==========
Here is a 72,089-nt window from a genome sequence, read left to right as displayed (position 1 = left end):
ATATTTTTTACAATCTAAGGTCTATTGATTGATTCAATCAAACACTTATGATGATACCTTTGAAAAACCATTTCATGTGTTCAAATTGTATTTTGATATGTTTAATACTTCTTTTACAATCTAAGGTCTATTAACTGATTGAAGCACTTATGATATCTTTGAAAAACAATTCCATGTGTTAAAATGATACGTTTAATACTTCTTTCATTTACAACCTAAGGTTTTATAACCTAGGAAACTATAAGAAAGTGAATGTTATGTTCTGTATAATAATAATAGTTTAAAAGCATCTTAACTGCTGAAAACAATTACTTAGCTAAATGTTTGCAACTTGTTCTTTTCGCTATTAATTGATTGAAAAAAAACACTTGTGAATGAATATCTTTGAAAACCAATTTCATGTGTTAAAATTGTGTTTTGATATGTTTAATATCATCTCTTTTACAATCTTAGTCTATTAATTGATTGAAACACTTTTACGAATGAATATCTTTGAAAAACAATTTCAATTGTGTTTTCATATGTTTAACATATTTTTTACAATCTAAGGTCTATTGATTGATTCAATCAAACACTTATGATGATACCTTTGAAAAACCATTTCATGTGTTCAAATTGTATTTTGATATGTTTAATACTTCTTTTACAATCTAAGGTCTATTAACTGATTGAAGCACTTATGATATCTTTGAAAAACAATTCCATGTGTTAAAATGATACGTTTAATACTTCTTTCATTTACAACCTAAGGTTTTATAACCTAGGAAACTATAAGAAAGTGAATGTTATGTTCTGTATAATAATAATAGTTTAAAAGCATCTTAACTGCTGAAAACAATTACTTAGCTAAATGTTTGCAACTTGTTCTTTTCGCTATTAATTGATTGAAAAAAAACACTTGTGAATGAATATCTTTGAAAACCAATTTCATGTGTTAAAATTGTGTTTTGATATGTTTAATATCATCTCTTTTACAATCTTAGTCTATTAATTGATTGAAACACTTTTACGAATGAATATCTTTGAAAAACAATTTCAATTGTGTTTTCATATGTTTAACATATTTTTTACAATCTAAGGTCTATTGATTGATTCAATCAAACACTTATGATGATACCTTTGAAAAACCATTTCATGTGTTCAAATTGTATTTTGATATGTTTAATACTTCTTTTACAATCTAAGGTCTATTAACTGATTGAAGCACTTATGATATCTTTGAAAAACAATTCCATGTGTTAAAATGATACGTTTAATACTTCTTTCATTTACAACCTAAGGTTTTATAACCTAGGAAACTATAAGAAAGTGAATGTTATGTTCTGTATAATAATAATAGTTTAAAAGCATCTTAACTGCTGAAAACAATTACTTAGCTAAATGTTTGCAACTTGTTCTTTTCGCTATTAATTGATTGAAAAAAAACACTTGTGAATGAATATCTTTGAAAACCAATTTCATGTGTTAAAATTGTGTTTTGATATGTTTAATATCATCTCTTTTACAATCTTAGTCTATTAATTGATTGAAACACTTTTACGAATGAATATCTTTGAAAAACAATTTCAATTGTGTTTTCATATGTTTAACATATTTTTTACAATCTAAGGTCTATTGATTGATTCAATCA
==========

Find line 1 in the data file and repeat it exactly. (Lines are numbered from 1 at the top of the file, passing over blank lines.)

Here is a 72,089-nt window from a genome sequence, read left to right as displayed (position 1 = left end):